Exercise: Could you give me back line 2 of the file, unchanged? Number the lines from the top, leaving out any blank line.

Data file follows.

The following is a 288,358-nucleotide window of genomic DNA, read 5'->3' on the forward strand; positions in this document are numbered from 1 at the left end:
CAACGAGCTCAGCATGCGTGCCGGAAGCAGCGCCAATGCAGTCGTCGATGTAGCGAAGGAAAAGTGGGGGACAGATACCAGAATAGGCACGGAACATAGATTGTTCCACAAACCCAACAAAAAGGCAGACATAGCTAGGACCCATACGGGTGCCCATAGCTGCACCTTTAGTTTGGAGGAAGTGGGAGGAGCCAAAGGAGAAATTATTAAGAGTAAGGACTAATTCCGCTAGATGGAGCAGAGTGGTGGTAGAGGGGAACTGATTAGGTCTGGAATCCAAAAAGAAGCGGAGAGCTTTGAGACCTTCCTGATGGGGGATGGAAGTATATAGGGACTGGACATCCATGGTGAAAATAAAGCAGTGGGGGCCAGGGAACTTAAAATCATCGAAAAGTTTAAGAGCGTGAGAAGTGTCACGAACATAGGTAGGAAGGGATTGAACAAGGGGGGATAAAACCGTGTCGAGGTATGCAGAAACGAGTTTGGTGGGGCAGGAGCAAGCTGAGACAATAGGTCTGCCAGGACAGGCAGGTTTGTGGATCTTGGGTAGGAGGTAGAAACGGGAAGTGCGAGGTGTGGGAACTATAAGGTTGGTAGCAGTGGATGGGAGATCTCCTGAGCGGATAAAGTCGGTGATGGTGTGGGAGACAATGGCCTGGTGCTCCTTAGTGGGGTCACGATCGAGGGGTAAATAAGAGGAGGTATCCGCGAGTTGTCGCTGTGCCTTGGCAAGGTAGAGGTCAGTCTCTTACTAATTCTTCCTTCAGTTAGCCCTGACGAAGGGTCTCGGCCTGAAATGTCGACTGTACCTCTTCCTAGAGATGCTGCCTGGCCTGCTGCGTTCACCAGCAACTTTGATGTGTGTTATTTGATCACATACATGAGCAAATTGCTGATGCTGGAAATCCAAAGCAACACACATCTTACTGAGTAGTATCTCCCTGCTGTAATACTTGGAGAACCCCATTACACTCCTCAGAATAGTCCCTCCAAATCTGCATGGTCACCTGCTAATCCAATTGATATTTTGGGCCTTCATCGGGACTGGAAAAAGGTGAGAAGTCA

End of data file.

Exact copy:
CAACGAGCTCAGCATGCGTGCCGGAAGCAGCGCCAATGCAGTCGTCGATGTAGCGAAGGAAAAGTGGGGGACAGATACCAGAATAGGCACGGAACATAGATTGTTCCACAAACCCAACAAAAAGGCAGACATAGCTAGGACCCATACGGGTGCCCATAGCTGCACCTTTAGTTTGGAGGAAGTGGGAGGAGCCAAAGGAGAAATTATTAAGAGTAAGGACTAATTCCGCTAGATGGAGCAGAGTGGTGGTAGAGGGGAACTGATTAGGTCTGGAATCCAAAAAGAAGCGGAGAGCTTTGAGACCTTCCTGATGGGGGATGGAAGTATATAGGGACTGGACATCCATGGTGAAAATAAAGCAGTGGGGGCCAGGGAACTTAAAATCATCGAAAAGTTTAAGAGCGTGAGAAGTGTCACGAACATAGGTAGGAAGGGATTGAACAAGGGGGGATAAAACCGTGTCGAGGTATGCAGAAACGAGTTTGGTGGGGCAGGAGCAAGCTGAGACAATAGGTCTGCCAGGACAGGCAGGTTTGTGGATCTTGGGTAGGAGGTAGAAACGGGAAGTGCGAGGTGTGGGAACTATAAGGTTGGTAGCAGTGGATGGGAGATCTCCTGAGCGGATAAAGTCGGTGATGGTGTGGGAGACAATGGCCTGGTGCTCCTTAGTGGGGTCACGATCGAGGGGTAAATAAGAGGAGGTATCCGCGAGTTGTCGCTGTGCCTTGGCAAGGTAGAGGTCAGTCTCTTACTAATTCTTCCTTCAGTTAGCCCTGACGAAGGGTCTCGGCCTGAAATGTCGACTGTACCTCTTCCTAGAGATGCTGCCTGGCCTGCTGCGTTCACCAGCAACTTTGATGTGTGTTATTTGATCACATACATGAGCAAATTGCTGATGCTGGAAATCCAAAGCAACACACATCTTACTGAGTAGTATCTCCCTGCTGTAATACTTGGAGAACCCCATTACACTCCTCAGAATAGTCCCTCCAAATCTGCATGGTCACCTGCTAATCCAATTGATATTTTGGGCCTTCATCGGGACTGGAAAAAGGTGAGAAGTCA